Thank you. The walking distance isn't the issue, it is about walking at a pace and progression to absorb the Camino. We walked the Portuguese Camino from Lisbon in late summer 2019, and found ourselves "rushing" on the long distance days . . . of course it was 40c for 2 weeks as well :)
 
Camino(s) past & future
Camino Norte and Frances Sept 6 - Oct 11, 2016
You can do that no problem. I seemed to be on a mission and rarely stopped to absorb the Camino. But next time I will be more attentive...I hope. Buen Camino.
 

Vaughan

Member
Camino(s) past & future
Camino Francais April/May 2019
Camino Notre April/May 2020
I was intending to walk the Notre this May and was planning to take 32 days. That would have necessitated 9 days over 30kms which did not overly concern me based on my experiences on the Francais last year. I'm 58, reasonably fit and try to be very well prepared by doing a lot of training walks before I go. I enjoy walking so 30km v 25km doesn't feel like much of a stretch. Of course this all depends on being injury free which can sometimes be down to luck however much training you do!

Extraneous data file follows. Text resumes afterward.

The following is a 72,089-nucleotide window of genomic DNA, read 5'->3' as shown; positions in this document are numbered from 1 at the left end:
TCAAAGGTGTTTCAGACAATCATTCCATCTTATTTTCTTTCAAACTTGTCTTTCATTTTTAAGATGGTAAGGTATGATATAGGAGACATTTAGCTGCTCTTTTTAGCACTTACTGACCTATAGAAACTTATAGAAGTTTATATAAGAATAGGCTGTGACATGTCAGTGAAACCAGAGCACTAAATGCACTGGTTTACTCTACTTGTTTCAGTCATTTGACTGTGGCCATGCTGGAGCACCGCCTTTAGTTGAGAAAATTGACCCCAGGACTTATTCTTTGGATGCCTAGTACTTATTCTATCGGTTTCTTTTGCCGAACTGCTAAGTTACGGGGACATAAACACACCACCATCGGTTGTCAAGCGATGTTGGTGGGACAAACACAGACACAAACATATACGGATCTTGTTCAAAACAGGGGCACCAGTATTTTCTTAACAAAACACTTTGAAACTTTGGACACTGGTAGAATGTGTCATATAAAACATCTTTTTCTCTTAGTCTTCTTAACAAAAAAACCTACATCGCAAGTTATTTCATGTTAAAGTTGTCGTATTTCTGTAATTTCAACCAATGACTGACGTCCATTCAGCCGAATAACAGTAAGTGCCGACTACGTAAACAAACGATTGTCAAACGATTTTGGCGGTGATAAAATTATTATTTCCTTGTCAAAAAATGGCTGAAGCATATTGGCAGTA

I also like to start early in the morning so I found that sub 20km days often left me at my overnight destination before lunch. I preferred the longer days when I could arrive in the late afternoon. So bottom line for me is that you should plan on walking at a comfortable pace and distance that suits you and not be overly influenced by others. If you are able to do enough realistic training in advance then those numbers will reveal themselves to you.